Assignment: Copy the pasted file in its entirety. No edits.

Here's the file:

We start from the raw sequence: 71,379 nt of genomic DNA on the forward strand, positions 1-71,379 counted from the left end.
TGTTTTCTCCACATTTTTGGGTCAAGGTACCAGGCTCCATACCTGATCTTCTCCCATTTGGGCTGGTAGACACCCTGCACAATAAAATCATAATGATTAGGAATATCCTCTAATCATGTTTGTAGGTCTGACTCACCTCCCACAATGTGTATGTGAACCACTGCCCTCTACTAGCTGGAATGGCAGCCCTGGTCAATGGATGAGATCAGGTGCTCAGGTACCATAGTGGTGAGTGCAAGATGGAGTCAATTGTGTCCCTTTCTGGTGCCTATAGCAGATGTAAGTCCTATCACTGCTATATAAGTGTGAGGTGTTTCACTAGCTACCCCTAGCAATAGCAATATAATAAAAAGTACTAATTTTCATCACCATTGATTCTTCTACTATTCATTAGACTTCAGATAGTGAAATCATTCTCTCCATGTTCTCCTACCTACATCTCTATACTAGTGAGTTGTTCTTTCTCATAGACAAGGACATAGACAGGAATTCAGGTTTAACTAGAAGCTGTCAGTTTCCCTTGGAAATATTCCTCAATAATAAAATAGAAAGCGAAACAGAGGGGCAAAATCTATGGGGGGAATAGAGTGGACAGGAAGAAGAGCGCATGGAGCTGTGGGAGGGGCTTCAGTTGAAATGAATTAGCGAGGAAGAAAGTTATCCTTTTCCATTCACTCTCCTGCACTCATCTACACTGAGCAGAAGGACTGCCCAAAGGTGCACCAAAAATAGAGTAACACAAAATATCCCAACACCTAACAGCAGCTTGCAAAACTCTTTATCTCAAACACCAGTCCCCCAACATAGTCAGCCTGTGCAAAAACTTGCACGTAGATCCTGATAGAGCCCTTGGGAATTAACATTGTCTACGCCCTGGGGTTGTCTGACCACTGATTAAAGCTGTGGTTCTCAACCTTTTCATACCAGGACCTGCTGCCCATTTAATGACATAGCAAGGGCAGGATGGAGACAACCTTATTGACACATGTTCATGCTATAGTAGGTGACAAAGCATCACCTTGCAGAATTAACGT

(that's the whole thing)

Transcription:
We start from the raw sequence: 71,379 nt of genomic DNA on the forward strand, positions 1-71,379 counted from the left end.
TGTTTTCTCCACATTTTTGGGTCAAGGTACCAGGCTCCATACCTGATCTTCTCCCATTTGGGCTGGTAGACACCCTGCACAATAAAATCATAATGATTAGGAATATCCTCTAATCATGTTTGTAGGTCTGACTCACCTCCCACAATGTGTATGTGAACCACTGCCCTCTACTAGCTGGAATGGCAGCCCTGGTCAATGGATGAGATCAGGTGCTCAGGTACCATAGTGGTGAGTGCAAGATGGAGTCAATTGTGTCCCTTTCTGGTGCCTATAGCAGATGTAAGTCCTATCACTGCTATATAAGTGTGAGGTGTTTCACTAGCTACCCCTAGCAATAGCAATATAATAAAAAGTACTAATTTTCATCACCATTGATTCTTCTACTATTCATTAGACTTCAGATAGTGAAATCATTCTCTCCATGTTCTCCTACCTACATCTCTATACTAGTGAGTTGTTCTTTCTCATAGACAAGGACATAGACAGGAATTCAGGTTTAACTAGAAGCTGTCAGTTTCCCTTGGAAATATTCCTCAATAATAAAATAGAAAGCGAAACAGAGGGGCAAAATCTATGGGGGGAATAGAGTGGACAGGAAGAAGAGCGCATGGAGCTGTGGGAGGGGCTTCAGTTGAAATGAATTAGCGAGGAAGAAAGTTATCCTTTTCCATTCACTCTCCTGCACTCATCTACACTGAGCAGAAGGACTGCCCAAAGGTGCACCAAAAATAGAGTAACACAAAATATCCCAACACCTAACAGCAGCTTGCAAAACTCTTTATCTCAAACACCAGTCCCCCAACATAGTCAGCCTGTGCAAAAACTTGCACGTAGATCCTGATAGAGCCCTTGGGAATTAACATTGTCTACGCCCTGGGGTTGTCTGACCACTGATTAAAGCTGTGGTTCTCAACCTTTTCATACCAGGACCTGCTGCCCATTTAATGACATAGCAAGGGCAGGATGGAGACAACCTTATTGACACATGTTCATGCTATAGTAGGTGACAAAGCATCACCTTGCAGAATTAACGT